By Gary Direnfeld, MSW, RSW
Even in the face of rising divorce rates, no couple includes the vow, “And
in 5 years we hope to divorce.” Marriage is seen as a commitment –
for keeps. When distress abounds, couples are faced with a number of survival
strategies. Depending on the issue, some couples will bind together to overcome
adversity. Other couples may run in opposite direction, losing the benefit of
mutual support and others will simply hunker down to ride out the storm. Interestingly,
recent research suggests that of unhappy couples that do hunker down 2/3’s
become happy couples after a period of about five years1.
For those that cannot hunker down or pull together, marital therapy is seen
as strategy to get on track.
Marital therapy is more often provided by persons whose training is primarily
in individual therapy as if to say all therapy is alike. Accordingly, 80 percent
of all private practice therapists in the United States say they do marital
therapy and only 12% of them are in a profession that requires even one course
or any supervised experience2. This leaves consumers of marital therapy at a
distinct disadvantage when looking for a therapist.
Very often the call for therapy comes from only one member of the marriage.
The caller is often distressed and looking for help with the marriage. The caller
may request to see the therapist alone first to deal with their intense feelings,
or alternately they may conclude that their spouse will refuse to attend. A
therapist trained in individual therapy will likely see the caller alone. A
therapist trained in marital therapy will strongly recommend that the couple
be seen together and will explain that beginning alone may increase the probability
of a break-up and that the spouse would reasonably reject coming in later, concerned
for a pre-established bias on the part of the therapist from having met first
with the caller.
Other callers may concern themselves for neutrality on the part of the therapist.
Indeed many styles of individual therapy do call for neutrality and intervention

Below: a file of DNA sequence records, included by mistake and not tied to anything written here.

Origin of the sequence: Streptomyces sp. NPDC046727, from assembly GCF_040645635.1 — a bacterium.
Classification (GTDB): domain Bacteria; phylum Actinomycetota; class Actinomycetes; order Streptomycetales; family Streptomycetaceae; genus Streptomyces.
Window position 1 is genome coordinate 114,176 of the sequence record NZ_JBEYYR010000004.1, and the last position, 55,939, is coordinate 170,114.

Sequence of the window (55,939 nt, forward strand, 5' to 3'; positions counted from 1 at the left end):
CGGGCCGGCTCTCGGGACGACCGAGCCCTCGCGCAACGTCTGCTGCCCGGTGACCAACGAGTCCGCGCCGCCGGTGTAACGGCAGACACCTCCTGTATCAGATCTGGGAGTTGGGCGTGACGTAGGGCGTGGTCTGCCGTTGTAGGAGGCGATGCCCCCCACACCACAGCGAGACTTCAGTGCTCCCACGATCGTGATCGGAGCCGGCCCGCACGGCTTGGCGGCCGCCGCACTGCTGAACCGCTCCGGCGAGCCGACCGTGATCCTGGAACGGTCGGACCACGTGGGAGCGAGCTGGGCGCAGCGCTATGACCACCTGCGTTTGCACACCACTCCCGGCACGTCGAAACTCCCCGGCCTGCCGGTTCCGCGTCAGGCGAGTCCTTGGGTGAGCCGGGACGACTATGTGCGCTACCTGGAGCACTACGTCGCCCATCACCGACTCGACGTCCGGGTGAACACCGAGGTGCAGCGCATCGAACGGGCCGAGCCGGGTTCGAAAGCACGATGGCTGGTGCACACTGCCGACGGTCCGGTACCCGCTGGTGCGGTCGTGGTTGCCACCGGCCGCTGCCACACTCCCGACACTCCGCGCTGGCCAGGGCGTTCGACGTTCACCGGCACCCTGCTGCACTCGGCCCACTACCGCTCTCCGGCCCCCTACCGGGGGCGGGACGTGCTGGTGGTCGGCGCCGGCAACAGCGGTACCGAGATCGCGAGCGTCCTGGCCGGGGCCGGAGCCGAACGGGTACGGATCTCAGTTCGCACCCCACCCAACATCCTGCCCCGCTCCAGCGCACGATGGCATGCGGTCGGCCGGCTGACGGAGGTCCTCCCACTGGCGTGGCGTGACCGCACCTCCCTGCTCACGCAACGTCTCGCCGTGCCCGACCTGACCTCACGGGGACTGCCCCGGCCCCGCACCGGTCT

is based upon passive reflecting of client issues. Trained marital therapists
however, are rarely neutral. A trained marital therapist should be biased in
favor of the integrity of your marriage lest they become the catalyst for its
demise. Similarly, a trained marital therapist should have a stated opinion
on matters of violence or abuse or infidelity and see these as serious issues
to be addressed within the context of the marriage.
Marital therapy is one of the most intense venues for displaying emotion. A
trained marital therapist should be comfortable with emotional intensity and
be able to manage and structure the meeting to provide for the safety of the
couple. Marital therapists can be highly directive or prescriptive. Couples
entering marital therapy should expect the therapist to be active in the process
and provide clear direction to improve the marital relationship.
If you are experiencing marital distress, don’t treat all therapists
alike. Look for a marital therapist who has had specific training, is comfortable
with emotional intensity and will offer clear direction to help resolve identified
problems. Lastly, be sure the marital therapist will respect the integrity of
your marriage and work towards resolving problems as opposed to falling prey
to your conflict or questioning your commitment or desire to remain married.
If in the process you decide to end your marriage, it should be a matter of
your decision, not the outcome of poor therapy. Poor therapy can hurt. Good
therapy can help.